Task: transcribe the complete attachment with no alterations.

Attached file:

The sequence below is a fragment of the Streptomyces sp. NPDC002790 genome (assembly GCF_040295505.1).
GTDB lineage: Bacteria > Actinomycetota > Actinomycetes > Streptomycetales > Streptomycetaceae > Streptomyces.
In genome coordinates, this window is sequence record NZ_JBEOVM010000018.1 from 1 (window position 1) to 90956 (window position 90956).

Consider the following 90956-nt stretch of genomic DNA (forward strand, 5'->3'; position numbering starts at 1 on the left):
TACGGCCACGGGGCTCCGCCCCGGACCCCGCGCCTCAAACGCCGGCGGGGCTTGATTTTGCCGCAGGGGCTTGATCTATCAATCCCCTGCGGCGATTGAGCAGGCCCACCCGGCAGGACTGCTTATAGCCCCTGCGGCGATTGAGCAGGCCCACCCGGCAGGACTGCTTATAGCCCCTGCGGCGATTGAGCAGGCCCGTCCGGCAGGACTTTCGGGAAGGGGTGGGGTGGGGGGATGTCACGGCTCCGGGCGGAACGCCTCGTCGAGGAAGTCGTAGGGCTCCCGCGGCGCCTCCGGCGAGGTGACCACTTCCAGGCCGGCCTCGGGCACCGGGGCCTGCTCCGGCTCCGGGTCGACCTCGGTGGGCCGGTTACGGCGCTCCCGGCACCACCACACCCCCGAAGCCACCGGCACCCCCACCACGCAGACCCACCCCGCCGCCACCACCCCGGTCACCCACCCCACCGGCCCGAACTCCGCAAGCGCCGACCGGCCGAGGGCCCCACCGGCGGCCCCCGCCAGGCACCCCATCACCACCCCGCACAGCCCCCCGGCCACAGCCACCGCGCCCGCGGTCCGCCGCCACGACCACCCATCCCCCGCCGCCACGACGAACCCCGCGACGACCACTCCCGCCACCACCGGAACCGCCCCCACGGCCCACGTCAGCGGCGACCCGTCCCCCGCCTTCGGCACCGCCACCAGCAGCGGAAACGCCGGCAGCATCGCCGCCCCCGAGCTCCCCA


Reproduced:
The sequence below is a fragment of the Streptomyces sp. NPDC002790 genome (assembly GCF_040295505.1).
GTDB lineage: Bacteria > Actinomycetota > Actinomycetes > Streptomycetales > Streptomycetaceae > Streptomyces.
In genome coordinates, this window is sequence record NZ_JBEOVM010000018.1 from 1 (window position 1) to 90956 (window position 90956).

Consider the following 90956-nt stretch of genomic DNA (forward strand, 5'->3'; position numbering starts at 1 on the left):
TACGGCCACGGGGCTCCGCCCCGGACCCCGCGCCTCAAACGCCGGCGGGGCTTGATTTTGCCGCAGGGGCTTGATCTATCAATCCCCTGCGGCGATTGAGCAGGCCCACCCGGCAGGACTGCTTATAGCCCCTGCGGCGATTGAGCAGGCCCACCCGGCAGGACTGCTTATAGCCCCTGCGGCGATTGAGCAGGCCCGTCCGGCAGGACTTTCGGGAAGGGGTGGGGTGGGGGGATGTCACGGCTCCGGGCGGAACGCCTCGTCGAGGAAGTCGTAGGGCTCCCGCGGCGCCTCCGGCGAGGTGACCACTTCCAGGCCGGCCTCGGGCACCGGGGCCTGCTCCGGCTCCGGGTCGACCTCGGTGGGCCGGTTACGGCGCTCCCGGCACCACCACACCCCCGAAGCCACCGGCACCCCCACCACGCAGACCCACCCCGCCGCCACCACCCCGGTCACCCACCCCACCGGCCCGAACTCCGCAAGCGCCGACCGGCCGAGGGCCCCACCGGCGGCCCCCGCCAGGCACCCCATCACCACCCCGCACAGCCCCCCGGCCACAGCCACCGCGCCCGCGGTCCGCCGCCACGACCACCCATCCCCCGCCGCCACGACGAACCCCGCGACGACCACTCCCGCCACCACCGGAACCGCCCCCACGGCCCACGTCAGCGGCGACCCGTCCCCCGCCTTCGGCACCGCCACCAGCAGCGGAAACGCCGGCAGCATCGCCGCCCCCGAGCTCCCCA